Also Kirkland has done a great job of creating density near the core of the town. Kirkland has maintained its value in the three downturns I have experienced in my career. The reason is that empty nesters and singles and young professionals like the "walking to restaurants and shops lifestyle".
On another note, right now is an incredible time to by because of the reasonable prices and plentiful supply of all single family inventory. It is also a great time to move up to a more expensive property. That is because you may take a $50,000 haircut on the lower priced property, but the haircut, relatively speaking, will be $100,000 on the higher priced property.
To see graphs on what's happening in the condominium market or the Eastside Market, go to http://www.mcknightrealty.com and click on Market Statistics.
There is no absolute answer for your question. First the price range is important to answer your question and it depends if the townhome condo is in downtown Kirkland or Houghton. Since homes in the downtown area are very expensive it may be that in this location you will receive a higher than normal appreciation on a townhome/condo. The age of the townhome/condo is important and of course, as always, the supply and demand of similar properties. Statistically a single family home will have greater appreciation but I have read reports that there may be a boom in condo/towmhome appreciation starting in the next 2 years. A good test is to look at a complex/price range you are interested in and see if someone has purchased in that complex 5 years ago and factor the appreciation on a recent sold unit and then compare to single family home in the same manor. This gives you a realistic idea of future appreciation. I do believe that the lower end of the price range of any area may gain more appreciation than the mid or higher range in percentage because of the numbers of buyers in the starting price points.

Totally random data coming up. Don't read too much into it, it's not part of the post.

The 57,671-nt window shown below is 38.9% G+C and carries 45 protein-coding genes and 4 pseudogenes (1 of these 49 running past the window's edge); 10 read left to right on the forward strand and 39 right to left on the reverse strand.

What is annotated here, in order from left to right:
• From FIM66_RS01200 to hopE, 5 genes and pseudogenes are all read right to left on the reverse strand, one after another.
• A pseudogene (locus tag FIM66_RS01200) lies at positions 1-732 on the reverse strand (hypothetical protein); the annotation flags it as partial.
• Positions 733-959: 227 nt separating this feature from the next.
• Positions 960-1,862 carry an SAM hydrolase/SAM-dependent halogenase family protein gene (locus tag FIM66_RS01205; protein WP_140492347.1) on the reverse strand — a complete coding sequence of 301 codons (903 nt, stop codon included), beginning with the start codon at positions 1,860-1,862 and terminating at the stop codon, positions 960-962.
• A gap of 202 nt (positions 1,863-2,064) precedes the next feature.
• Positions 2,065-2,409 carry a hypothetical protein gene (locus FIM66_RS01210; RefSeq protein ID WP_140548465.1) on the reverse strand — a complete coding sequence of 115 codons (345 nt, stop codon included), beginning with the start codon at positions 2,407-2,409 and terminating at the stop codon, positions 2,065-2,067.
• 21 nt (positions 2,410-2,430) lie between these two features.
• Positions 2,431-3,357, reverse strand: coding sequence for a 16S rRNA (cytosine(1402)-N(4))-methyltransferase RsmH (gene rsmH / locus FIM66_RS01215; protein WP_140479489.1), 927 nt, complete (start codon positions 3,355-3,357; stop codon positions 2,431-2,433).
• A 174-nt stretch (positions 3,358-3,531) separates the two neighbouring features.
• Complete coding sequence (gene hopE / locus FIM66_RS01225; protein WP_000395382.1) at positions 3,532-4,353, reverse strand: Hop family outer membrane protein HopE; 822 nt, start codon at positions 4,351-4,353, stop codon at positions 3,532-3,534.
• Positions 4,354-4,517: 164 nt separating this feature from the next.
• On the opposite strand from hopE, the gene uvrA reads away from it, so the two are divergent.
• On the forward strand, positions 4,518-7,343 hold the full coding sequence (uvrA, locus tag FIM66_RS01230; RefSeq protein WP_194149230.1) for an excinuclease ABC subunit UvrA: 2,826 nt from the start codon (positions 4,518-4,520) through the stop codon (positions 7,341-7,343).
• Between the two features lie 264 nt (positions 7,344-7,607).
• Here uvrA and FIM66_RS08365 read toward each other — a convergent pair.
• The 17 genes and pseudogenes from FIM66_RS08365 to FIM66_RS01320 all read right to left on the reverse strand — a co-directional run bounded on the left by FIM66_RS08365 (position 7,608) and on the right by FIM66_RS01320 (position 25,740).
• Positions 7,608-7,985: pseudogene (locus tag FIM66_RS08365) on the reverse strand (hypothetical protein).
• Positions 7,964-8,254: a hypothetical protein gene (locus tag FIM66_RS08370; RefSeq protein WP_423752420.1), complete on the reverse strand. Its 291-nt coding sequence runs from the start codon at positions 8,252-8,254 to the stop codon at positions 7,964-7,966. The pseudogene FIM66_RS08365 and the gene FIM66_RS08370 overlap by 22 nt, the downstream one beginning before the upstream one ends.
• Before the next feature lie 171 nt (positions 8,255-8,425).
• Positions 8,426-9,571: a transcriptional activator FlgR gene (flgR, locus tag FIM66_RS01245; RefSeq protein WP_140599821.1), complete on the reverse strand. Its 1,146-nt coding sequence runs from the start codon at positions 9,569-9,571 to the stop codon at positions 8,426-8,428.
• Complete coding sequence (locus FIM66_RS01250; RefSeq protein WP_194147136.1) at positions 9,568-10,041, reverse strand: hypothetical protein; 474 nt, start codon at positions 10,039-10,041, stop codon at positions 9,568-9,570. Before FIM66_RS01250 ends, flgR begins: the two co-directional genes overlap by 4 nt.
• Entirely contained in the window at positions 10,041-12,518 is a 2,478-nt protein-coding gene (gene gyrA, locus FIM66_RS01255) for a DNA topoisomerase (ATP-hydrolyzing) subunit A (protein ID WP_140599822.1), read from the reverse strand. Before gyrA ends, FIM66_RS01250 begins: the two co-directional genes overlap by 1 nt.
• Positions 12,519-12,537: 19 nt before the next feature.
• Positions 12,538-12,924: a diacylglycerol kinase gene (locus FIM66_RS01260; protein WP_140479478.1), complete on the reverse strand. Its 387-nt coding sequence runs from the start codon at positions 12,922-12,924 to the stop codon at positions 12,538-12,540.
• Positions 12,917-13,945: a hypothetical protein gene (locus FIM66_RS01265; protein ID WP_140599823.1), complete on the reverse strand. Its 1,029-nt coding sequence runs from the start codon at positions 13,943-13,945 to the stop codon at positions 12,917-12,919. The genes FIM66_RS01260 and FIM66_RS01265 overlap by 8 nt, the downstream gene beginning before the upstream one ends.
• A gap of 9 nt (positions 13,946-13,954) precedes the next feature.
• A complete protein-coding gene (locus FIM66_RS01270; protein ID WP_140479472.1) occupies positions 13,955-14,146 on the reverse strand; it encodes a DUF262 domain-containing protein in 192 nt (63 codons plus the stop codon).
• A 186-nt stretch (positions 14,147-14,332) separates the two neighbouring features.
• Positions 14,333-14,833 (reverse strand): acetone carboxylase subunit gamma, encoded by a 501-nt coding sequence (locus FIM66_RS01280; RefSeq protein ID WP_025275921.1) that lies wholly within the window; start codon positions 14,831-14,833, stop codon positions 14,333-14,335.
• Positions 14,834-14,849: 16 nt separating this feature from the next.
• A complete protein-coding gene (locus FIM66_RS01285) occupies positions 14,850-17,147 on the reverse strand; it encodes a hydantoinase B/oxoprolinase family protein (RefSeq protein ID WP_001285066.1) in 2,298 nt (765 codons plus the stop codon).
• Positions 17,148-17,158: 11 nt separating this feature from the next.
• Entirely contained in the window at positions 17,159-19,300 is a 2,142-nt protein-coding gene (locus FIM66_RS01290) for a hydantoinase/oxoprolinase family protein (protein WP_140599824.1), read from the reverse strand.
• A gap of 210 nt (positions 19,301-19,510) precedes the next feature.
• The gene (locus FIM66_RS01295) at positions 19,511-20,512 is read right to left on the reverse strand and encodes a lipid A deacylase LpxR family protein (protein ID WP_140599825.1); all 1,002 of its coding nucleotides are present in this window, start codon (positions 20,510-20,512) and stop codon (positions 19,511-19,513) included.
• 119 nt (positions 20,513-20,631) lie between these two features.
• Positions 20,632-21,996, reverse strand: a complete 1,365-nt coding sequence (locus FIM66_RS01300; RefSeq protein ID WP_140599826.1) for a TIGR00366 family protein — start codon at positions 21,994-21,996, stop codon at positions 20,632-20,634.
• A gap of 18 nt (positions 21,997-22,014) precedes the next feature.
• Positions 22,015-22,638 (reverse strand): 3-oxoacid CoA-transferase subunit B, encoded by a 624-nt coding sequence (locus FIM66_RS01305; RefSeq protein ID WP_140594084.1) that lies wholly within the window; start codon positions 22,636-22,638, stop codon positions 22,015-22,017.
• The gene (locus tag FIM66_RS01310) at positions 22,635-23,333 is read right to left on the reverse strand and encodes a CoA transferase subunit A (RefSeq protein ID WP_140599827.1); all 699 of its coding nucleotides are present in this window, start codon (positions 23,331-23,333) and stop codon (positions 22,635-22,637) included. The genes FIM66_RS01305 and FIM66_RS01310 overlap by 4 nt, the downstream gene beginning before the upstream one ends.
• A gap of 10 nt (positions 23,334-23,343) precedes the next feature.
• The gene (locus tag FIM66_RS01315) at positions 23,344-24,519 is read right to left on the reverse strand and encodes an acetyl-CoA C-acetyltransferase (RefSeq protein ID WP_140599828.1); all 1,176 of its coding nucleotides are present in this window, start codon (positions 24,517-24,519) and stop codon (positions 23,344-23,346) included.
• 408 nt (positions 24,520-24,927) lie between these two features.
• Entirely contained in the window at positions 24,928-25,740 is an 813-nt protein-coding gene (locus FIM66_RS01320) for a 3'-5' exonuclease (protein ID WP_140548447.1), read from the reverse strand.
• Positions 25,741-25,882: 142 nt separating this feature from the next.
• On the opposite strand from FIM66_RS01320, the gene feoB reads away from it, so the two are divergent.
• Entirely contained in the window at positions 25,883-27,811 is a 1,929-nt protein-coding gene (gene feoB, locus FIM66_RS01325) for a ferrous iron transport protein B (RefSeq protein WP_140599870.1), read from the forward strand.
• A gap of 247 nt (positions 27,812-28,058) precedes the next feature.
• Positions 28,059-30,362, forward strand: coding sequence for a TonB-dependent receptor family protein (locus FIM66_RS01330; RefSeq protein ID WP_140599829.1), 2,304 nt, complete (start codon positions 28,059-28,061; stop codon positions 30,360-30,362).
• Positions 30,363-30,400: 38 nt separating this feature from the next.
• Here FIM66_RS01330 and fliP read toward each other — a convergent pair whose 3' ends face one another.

Resident of downtown Kirkland
If you had a townhome next to a single family home in the same location, then the single family home might increase more. But rarely to you find that combination. Some areas appreciate more than others. Some home styles appreciate more than others.
A good townhome in a great location often appreciates more than an obsolete style of single family home in a so-so location.
First, I never like to "assume" but based on the statistical data for homes vs. condos (in general), homes do appreciate more than condos, but not necessarily for the reason that you stated above. I think that appreciation of a property has more to do with the desirability rather than the availability (i.e. more people want single family housing vs. condos). However, depending on the specific area, condos sometimes can (and do) increase more than individual homes.
My recommendation would be to find a property that you like (whether condo or single family home) and base your purchase decision more on your daily lifestyle (what do you want in a home, where do you want to live, etc) than the appreciation factor. As of right now, nothing is really appreciating anyway...
Best of luck in your home (or condo) search!
While I think that assumption in a general sense is true, location is always going to dictate. For example, if you compare a home without a view to a condo with a view and all other amenities equal, the condo may appreciate more. If both properties had equal views as well then the house would probably fair better. Overall we're not exactly talking about an apples to apples comparison. Throwing a townhouse into the equation makes it a bit more difficult especially when it's a zero-lot structure withou a Homeowner's Association. I think it's safe to say that anytime a buyer has to share walls or abide by a ruling entity the perception is not well received as a detached structure. Since buyer's preferences are what really drives market price it can be said that all things equal the single family home will always come out on top.